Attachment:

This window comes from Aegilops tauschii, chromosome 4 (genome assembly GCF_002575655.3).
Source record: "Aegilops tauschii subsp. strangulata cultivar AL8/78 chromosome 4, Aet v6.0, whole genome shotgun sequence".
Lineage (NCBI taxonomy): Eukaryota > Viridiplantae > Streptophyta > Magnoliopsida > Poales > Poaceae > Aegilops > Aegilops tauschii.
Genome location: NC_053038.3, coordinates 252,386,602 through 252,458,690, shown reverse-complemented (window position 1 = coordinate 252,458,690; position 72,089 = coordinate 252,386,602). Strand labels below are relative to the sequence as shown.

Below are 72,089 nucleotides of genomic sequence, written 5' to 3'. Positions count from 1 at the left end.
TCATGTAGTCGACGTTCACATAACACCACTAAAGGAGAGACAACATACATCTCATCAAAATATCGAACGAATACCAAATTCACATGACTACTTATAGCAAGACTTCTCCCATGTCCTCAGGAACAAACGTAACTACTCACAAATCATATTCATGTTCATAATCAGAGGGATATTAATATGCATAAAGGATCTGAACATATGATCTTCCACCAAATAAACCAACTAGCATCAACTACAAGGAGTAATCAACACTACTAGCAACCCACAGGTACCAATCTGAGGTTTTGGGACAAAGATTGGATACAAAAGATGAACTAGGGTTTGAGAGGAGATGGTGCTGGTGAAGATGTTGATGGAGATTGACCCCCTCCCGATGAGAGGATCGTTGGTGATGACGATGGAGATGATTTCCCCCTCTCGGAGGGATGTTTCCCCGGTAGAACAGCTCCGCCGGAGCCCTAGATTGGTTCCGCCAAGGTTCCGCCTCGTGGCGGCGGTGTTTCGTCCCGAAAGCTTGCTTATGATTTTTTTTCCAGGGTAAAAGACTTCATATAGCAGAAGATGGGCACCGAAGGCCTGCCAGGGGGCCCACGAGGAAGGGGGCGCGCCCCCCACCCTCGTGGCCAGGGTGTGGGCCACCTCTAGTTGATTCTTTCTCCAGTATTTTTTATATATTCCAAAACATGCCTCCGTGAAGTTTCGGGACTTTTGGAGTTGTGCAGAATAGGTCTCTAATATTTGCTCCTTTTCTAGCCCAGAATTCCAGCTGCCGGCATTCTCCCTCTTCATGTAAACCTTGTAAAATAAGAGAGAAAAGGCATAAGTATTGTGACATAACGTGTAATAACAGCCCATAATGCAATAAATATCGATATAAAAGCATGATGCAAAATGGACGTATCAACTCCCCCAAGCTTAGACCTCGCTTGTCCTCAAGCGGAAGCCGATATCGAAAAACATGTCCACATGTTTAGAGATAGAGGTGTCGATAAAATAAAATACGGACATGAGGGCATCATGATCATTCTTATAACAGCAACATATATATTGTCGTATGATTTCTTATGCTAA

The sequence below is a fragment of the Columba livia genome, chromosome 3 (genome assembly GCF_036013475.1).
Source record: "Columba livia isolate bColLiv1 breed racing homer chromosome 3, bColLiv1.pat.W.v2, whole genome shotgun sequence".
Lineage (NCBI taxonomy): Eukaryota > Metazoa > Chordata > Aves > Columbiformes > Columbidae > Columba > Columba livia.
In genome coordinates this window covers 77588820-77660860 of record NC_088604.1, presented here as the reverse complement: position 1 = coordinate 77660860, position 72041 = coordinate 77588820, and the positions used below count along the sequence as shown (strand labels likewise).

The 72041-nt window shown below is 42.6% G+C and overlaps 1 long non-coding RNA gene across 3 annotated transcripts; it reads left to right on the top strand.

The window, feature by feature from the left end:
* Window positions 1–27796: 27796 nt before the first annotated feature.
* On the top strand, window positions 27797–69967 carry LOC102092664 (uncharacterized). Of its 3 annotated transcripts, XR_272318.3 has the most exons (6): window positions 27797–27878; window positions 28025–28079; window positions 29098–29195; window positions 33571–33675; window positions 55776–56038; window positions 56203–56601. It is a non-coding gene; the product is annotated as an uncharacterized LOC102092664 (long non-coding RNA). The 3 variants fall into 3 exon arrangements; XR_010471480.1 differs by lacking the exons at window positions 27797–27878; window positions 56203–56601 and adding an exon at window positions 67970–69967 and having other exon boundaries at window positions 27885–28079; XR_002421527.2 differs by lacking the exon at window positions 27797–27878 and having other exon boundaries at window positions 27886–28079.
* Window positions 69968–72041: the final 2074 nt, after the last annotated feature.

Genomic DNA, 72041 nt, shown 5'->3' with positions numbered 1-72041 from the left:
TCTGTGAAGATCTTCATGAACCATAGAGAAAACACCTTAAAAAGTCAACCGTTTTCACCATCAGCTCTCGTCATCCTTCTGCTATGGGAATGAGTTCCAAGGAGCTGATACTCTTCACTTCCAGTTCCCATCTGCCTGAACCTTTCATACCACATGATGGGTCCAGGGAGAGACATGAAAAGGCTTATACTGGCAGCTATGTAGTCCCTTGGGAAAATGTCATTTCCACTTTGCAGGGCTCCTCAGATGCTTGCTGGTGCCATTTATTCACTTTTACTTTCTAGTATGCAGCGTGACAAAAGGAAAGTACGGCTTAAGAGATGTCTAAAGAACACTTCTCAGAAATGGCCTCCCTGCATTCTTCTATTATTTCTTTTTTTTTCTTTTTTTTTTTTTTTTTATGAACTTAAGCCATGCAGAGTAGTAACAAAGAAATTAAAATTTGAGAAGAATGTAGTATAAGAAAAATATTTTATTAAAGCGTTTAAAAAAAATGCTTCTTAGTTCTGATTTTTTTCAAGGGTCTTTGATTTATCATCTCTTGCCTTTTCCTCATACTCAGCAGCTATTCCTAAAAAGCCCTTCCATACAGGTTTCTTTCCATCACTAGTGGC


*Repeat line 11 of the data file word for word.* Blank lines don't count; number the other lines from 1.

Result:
The 72041-nt window shown below is 42.6% G+C and overlaps 1 long non-coding RNA gene across 3 annotated transcripts; it reads left to right on the top strand.